I did manage after some encouragement from the ranks to get over that and I’m glad I did. It’s a good bad-book. The Wildside edition I read was horribly proofread, but not nearly as badly as the academic books I’ve been reading lately. Nothing, at any rate, that distracted me from a punchy story, good characterisation as sci fi goes and a really interesting idea for world in which the story takes place.

As it happens I next picked up The Invisible Code by Christopher Fowler. I thought this was going to be another good bad-book for a few pages, but it doesn’t take long to discover it’s a bad bad-book. Really so bad on all levels that I don’t know what I find more mystifying: that is is consistently praised on goodreads or that it is the tenth in a series. The tenth! It’s messy, heavy handed, repetitive, characters so badly drawn that one never recognises any of them and this in turn adds to the confusion of dialogue set out so that it is impossible, as a rule, to tell who is speaking. In fact it’s the first thing I’ve read that makes me wonder if Harry Potter might be well written after all. Yeah. Maybe I should upgrade HP to a good bad-book.

Tender is the Night by F Scott Fitzgerald

If I had time, I’d rage into the night about this one, but I’d rather move onto one of the slightly scary number of books I have on my to-read shelf.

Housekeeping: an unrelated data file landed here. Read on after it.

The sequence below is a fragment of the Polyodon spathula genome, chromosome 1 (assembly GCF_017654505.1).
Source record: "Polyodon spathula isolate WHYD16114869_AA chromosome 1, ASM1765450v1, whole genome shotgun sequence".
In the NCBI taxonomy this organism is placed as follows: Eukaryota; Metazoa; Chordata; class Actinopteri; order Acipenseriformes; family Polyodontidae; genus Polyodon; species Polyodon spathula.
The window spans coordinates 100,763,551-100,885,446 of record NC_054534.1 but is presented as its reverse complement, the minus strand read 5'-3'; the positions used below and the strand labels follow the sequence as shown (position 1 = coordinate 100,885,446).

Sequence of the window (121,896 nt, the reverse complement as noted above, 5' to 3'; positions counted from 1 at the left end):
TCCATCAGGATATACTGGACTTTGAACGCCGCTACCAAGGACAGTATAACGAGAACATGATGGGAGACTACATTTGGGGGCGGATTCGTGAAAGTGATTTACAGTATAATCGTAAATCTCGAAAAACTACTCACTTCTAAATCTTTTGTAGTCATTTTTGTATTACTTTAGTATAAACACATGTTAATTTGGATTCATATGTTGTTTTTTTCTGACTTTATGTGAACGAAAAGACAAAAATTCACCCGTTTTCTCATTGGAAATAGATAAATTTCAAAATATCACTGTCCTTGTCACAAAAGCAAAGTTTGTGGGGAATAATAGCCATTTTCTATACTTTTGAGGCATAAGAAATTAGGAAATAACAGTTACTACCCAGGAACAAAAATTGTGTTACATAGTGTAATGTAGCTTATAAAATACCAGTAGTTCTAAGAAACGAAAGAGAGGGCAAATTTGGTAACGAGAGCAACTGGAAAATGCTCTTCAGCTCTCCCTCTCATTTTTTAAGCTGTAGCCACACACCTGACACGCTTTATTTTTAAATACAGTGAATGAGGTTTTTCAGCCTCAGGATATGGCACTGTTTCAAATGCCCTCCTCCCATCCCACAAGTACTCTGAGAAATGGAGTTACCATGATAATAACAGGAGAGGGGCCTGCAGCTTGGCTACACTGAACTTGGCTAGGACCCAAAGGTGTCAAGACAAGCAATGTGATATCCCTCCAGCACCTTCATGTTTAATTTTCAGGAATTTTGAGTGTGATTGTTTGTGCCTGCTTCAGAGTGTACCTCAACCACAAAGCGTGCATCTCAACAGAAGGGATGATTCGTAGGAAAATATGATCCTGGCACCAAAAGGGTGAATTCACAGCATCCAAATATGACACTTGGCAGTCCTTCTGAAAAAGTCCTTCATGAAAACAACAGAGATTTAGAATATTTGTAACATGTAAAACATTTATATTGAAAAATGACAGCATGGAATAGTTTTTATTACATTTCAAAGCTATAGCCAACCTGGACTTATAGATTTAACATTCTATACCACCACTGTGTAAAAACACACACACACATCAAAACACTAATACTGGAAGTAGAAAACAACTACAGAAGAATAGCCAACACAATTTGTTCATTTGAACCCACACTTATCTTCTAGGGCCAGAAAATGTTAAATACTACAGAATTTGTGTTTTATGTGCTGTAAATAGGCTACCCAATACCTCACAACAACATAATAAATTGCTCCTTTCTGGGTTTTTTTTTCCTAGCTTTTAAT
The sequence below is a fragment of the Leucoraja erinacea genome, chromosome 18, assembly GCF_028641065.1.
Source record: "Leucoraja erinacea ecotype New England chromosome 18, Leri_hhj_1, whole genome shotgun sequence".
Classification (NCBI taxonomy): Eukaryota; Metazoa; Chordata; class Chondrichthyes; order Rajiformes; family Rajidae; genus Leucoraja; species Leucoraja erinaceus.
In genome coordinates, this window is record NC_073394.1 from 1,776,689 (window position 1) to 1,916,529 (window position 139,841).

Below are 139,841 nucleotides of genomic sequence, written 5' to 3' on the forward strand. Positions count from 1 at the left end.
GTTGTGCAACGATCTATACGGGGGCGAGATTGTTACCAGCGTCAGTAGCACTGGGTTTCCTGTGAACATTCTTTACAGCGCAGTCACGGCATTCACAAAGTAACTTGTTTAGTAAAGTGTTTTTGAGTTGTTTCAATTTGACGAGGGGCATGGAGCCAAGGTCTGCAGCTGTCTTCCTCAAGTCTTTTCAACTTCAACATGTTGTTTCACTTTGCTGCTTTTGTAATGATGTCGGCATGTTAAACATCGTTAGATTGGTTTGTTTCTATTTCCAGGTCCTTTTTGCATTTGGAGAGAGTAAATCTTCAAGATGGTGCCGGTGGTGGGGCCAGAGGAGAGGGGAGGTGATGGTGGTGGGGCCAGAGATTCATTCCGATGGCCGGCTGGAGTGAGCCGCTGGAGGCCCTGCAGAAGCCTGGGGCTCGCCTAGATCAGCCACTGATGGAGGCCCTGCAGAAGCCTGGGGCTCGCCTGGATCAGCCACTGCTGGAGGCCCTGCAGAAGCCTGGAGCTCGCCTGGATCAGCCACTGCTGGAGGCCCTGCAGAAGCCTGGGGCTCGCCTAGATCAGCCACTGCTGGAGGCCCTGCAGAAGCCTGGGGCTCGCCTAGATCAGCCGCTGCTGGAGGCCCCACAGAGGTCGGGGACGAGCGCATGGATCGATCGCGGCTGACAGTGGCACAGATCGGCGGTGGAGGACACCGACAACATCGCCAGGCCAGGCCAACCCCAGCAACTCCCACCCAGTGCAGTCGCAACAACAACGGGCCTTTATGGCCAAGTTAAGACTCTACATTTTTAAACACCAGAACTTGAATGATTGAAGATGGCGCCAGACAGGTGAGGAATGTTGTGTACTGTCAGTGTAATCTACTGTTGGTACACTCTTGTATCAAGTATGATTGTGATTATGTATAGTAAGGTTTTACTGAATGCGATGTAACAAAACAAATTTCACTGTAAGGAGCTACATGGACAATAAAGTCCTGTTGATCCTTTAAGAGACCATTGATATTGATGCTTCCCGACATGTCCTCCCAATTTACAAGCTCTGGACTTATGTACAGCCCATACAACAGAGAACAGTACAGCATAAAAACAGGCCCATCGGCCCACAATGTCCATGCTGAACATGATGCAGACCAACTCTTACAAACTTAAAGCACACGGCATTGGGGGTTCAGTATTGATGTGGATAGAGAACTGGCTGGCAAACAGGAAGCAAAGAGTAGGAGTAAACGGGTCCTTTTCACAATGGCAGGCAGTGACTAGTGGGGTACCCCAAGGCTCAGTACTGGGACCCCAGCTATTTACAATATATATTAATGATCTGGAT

I haven’t read much of it, though I’ve tried various times over the last couple of weeks to blame myself for that and get over it. But there is no getting over it. I can scarcely believe that this is written by the same person from whom I expect elegant, succinct prose. This seems like a reject from Mills and Boon – I can just see the letter. ‘Cut it in half, less of the tawdry and we’ll reconsider. No promises mind. We don’t really think you are up to it.’ I see in reading a bit about its composition, why it is a wallowing piece of utter embarrassment to the reader, whilst being too close to the writer’s heart. Nothing except good punctuation should be close to that particular organ. It has a duel for heaven’s sake. Maybe the duel doesn’t take place – I didn’t read far enough to see – but honestly, what was he thinking of?